14. Texas!  Drove down to Galveston, then on down to Corpus Christi & Padre Island for a couple of days.  Up to San Marcos to see a niece and her pups, over to Lockhart (the BBQ capitol) for delicious brisket, Bastrop & Round Rock to see two of Neal’s brothers & our sister-in-law.  Had delicious pecan goodies from Bastrop and lots more wonderful BBQ and brisket.
  15. Popped over to drive through the forests of Oklahoma on our way to
  16. Arkansas – Beautiful wildflowers, green rolling hills – baby calves everywhere!  Back to Tennessee for our third time to hit Memphis & Gus’s World Famous Fried Chicken.  Unfortunately, more tornado damage from a few days prior was witnessed going through Covington, TN on our way to …
  17. Kentucky – Saw Mom’s sister & another cousin!  Had delicious homemade lasagna & carrot cake with family.  Got Mom a hot brown on our way across the rolling horse and cow farms of Kentucky.
  18. Winded through West Virginia – stopped to finish up our delicious leftovers!  Made our way back to Maryland, then Pennsylvania.
  19. Our 19th state was a stop in Connecticut to see more family and drop in on Neal’s grammar school friend doing a blues gig.  He got the whole bar singing happy birthday to my Mom and she became the night’s celebrity!
  20. Massachusetts was our 20th state to hit.  Neal whipped us off the road at the Johnny Appleseed rest area to see New England’s largest apple!  Back through New Hampshire, then on to Maine.  We finished the trip at my Dad’s favorite restaurant, Billy’s Chowder House in Wells, Maine.  They opened in 1979 and we’ve been going there since the early 80’s.

20 states, about 5,800, lots of laughs, reconnecting with family & friends, delicious local foods, time with Mom – priceless!

March 14, 2023

I once wondered….

I have the unique position of being a long-time member of Hybrid Fitness as well as a team member of Hybrid Fitness.  I am thinking back to things that I once wondered about.  

Is this right for me?  Choosing to focus on being healthier is always a good choice because what we focus on is what we get more of.  Focusing on good health helps us with more good health!  

Do I have time for this?  Time is one thing we cannot get more of but we can take a look at how we are currently spending our time & make our decisions accordingly.  Is how you are spending your time now in alignment with where you want to be in the future? 

What if I can’t do the exercise?  This was me to a tee.  I got winded quickly, had bad knees, and a slipped disk in my back.  I couldn’t do squats & had to be careful with my back.  Hybrid was perfect for me because of the professionally trained coaches that knew how to tell me to do each exercise correctly or which exercises to do instead.  It snuck up on me, but as I got stronger, I could do squats and other exercises I couldn’t do at the beginning!

Can I afford this?  Hindsight is 20/20 and I realize now that battling cancer is way more expensive (mentally & physically) than Hybrid rates plus it’s a lot more fun, you get coached by caring professionals, the workouts are designed for you, and everyone wants you to succeed.  I walk in & do what I’m told – lol!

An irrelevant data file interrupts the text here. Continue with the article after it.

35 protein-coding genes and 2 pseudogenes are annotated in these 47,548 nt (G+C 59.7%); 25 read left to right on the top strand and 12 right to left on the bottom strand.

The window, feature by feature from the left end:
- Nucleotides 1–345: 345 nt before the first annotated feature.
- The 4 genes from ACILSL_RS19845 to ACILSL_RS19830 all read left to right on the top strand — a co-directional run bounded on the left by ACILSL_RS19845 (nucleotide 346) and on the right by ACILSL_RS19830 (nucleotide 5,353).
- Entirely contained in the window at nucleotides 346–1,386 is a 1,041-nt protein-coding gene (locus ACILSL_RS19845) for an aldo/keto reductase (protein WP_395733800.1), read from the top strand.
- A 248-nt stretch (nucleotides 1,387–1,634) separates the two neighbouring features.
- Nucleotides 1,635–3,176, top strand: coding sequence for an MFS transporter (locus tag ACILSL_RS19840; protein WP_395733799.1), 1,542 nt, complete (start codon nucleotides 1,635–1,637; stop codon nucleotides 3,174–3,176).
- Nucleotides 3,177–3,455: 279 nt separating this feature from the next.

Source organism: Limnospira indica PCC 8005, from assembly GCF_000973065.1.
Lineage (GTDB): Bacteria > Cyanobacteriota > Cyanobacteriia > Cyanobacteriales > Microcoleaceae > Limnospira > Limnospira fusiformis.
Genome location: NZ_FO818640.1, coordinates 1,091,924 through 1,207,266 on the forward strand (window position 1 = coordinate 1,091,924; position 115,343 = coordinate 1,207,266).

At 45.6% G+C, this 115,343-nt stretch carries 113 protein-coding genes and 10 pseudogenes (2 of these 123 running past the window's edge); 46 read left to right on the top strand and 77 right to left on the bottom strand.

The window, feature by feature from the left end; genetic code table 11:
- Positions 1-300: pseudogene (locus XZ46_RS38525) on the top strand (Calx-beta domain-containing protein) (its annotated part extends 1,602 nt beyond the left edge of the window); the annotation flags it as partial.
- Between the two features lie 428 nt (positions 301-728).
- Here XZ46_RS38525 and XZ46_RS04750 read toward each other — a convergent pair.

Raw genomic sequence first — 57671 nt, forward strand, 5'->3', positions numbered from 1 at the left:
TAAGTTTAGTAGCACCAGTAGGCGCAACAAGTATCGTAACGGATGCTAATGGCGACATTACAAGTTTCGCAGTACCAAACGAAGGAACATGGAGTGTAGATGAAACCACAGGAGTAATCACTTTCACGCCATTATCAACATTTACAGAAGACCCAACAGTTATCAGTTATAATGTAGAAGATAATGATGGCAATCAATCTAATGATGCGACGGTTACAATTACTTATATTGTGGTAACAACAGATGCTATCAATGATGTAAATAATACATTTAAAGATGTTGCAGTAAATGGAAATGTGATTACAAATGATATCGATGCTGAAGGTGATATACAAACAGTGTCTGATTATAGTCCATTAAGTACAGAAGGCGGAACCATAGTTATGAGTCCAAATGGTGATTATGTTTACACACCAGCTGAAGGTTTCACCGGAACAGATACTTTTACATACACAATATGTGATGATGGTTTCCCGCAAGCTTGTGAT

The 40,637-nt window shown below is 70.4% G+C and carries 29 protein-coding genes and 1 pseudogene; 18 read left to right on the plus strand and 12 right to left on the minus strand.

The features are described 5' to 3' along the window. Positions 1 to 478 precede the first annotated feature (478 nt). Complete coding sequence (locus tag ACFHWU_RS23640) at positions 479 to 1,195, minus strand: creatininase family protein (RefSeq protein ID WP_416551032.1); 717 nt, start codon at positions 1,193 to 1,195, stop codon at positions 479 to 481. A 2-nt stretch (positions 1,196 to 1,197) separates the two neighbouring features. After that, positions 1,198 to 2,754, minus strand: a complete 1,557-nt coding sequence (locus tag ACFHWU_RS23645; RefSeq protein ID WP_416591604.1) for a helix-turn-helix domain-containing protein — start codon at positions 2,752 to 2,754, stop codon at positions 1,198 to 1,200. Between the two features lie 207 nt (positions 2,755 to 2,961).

I don’t know anybody.  Will I fit in?  Your gym time is what you focus on, what you want it to be.  It can be solitary, quiet time or it can become a group of friends-fun-time or anywhere in between!  We’ve had more than one instance of members meeting, dating, & getting married!  We’ve had many instances of best-friend relationships formed.  It’s a judgement-free zone & you make it what you want to make it – with a smile, you’ll fit in just fine!

No question, I’m biased!  Hybrid is now deeply entwined in my life.  It’s my family, passion, and career & I couldn’t have imagined any of this when I had all of these questions back in 2018!

February 15, 2023

Mr Watson, come here, I want to see you

Perhaps, we should take a different look at changing our behaviors.  What if we look at it like a designer?  What if we think in design iterations? 

Let’s take the telephone as an example.  The first telephone didn’t look at all like the telephones we carry around today.  You sat at it.  It had a huge drum like thing, a needle & wires.  What if, after that first iteration, designers gave up.  What if they said ‘it’s been a month, that’s the best we’ll get’ or ‘I can’t do any better, this is how the telephone will always be’.   

If that’s too much to imagine, imagine still only having the first generation iphone from 2007.  What if Apple said ‘that’s it, we’ve done enough.  That’s the best it’ll be.  Enjoy your iphone.’  

That would be CRAZY! 

We wouldn’t have wireless phones capable of running businesses, taking pictures, playing music, making phone calls, keeping schedules, assisting with tasks, translating, providing directions, reviews, social contact, ….   The list goes on and on and the capabilities are increasing with every iteration. 

I hope there’s an aha moment here for you….  What if you start thinking of your life and your behavior change as something to be designed?  Something to be worked on, tested, improved upon?  If something doesn’t work, it’s back to the drawing board to make a tweak versus throwing up your hands and completely giving up!  

When you start to think in baby step iterations, guess what?  Your thoughts of failing fade away because it is no longer black and white (success or failure).  Now you’re thinking like a designer…  ‘we want this, what steps can we take to do it?…  ‘we’re here & we want this better.  what can we do to get this better?’   ‘Ah, that didn’t work….  What else can we do to get this better?….’   There are no failures unless we stop trying.  There are just iteration improvements; like going from one iphone version to the next!

I encourage you to start thinking of your health journey like a designer!  Our coaches here at Hybrid are ready with many tools to help you design your way to your health goals!